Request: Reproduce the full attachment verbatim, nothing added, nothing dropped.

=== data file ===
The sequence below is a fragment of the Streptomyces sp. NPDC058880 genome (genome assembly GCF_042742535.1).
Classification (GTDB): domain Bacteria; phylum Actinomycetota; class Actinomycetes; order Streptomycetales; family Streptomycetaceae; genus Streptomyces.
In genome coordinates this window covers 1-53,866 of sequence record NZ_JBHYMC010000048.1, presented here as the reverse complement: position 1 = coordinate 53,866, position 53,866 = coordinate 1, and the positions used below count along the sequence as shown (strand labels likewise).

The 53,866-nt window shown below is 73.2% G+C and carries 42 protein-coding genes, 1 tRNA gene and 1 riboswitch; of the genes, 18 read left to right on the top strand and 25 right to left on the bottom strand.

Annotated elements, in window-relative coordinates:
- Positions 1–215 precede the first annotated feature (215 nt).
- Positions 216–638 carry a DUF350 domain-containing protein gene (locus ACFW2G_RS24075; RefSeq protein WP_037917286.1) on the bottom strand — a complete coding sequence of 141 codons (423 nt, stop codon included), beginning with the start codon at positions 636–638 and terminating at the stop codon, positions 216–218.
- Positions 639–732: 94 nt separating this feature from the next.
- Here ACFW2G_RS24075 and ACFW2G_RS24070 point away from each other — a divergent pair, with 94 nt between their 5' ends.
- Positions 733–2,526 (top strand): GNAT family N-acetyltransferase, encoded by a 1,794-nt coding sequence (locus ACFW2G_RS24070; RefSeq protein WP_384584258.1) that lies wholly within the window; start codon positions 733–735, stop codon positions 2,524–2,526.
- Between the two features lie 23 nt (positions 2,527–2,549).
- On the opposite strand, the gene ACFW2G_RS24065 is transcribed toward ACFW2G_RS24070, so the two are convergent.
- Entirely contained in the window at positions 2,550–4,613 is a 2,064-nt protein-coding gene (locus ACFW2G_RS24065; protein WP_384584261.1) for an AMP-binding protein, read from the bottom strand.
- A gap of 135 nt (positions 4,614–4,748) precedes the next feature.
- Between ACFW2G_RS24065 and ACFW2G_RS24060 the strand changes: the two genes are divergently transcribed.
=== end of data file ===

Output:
The sequence below is a fragment of the Streptomyces sp. NPDC058880 genome (genome assembly GCF_042742535.1).
Classification (GTDB): domain Bacteria; phylum Actinomycetota; class Actinomycetes; order Streptomycetales; family Streptomycetaceae; genus Streptomyces.
In genome coordinates this window covers 1-53,866 of sequence record NZ_JBHYMC010000048.1, presented here as the reverse complement: position 1 = coordinate 53,866, position 53,866 = coordinate 1, and the positions used below count along the sequence as shown (strand labels likewise).

The 53,866-nt window shown below is 73.2% G+C and carries 42 protein-coding genes, 1 tRNA gene and 1 riboswitch; of the genes, 18 read left to right on the top strand and 25 right to left on the bottom strand.

Annotated elements, in window-relative coordinates:
- Positions 1–215 precede the first annotated feature (215 nt).
- Positions 216–638 carry a DUF350 domain-containing protein gene (locus ACFW2G_RS24075; RefSeq protein WP_037917286.1) on the bottom strand — a complete coding sequence of 141 codons (423 nt, stop codon included), beginning with the start codon at positions 636–638 and terminating at the stop codon, positions 216–218.
- Positions 639–732: 94 nt separating this feature from the next.
- Here ACFW2G_RS24075 and ACFW2G_RS24070 point away from each other — a divergent pair, with 94 nt between their 5' ends.
- Positions 733–2,526 (top strand): GNAT family N-acetyltransferase, encoded by a 1,794-nt coding sequence (locus ACFW2G_RS24070; RefSeq protein WP_384584258.1) that lies wholly within the window; start codon positions 733–735, stop codon positions 2,524–2,526.
- Between the two features lie 23 nt (positions 2,527–2,549).
- On the opposite strand, the gene ACFW2G_RS24065 is transcribed toward ACFW2G_RS24070, so the two are convergent.
- Entirely contained in the window at positions 2,550–4,613 is a 2,064-nt protein-coding gene (locus ACFW2G_RS24065; protein WP_384584261.1) for an AMP-binding protein, read from the bottom strand.
- A gap of 135 nt (positions 4,614–4,748) precedes the next feature.
- Between ACFW2G_RS24065 and ACFW2G_RS24060 the strand changes: the two genes are divergently transcribed.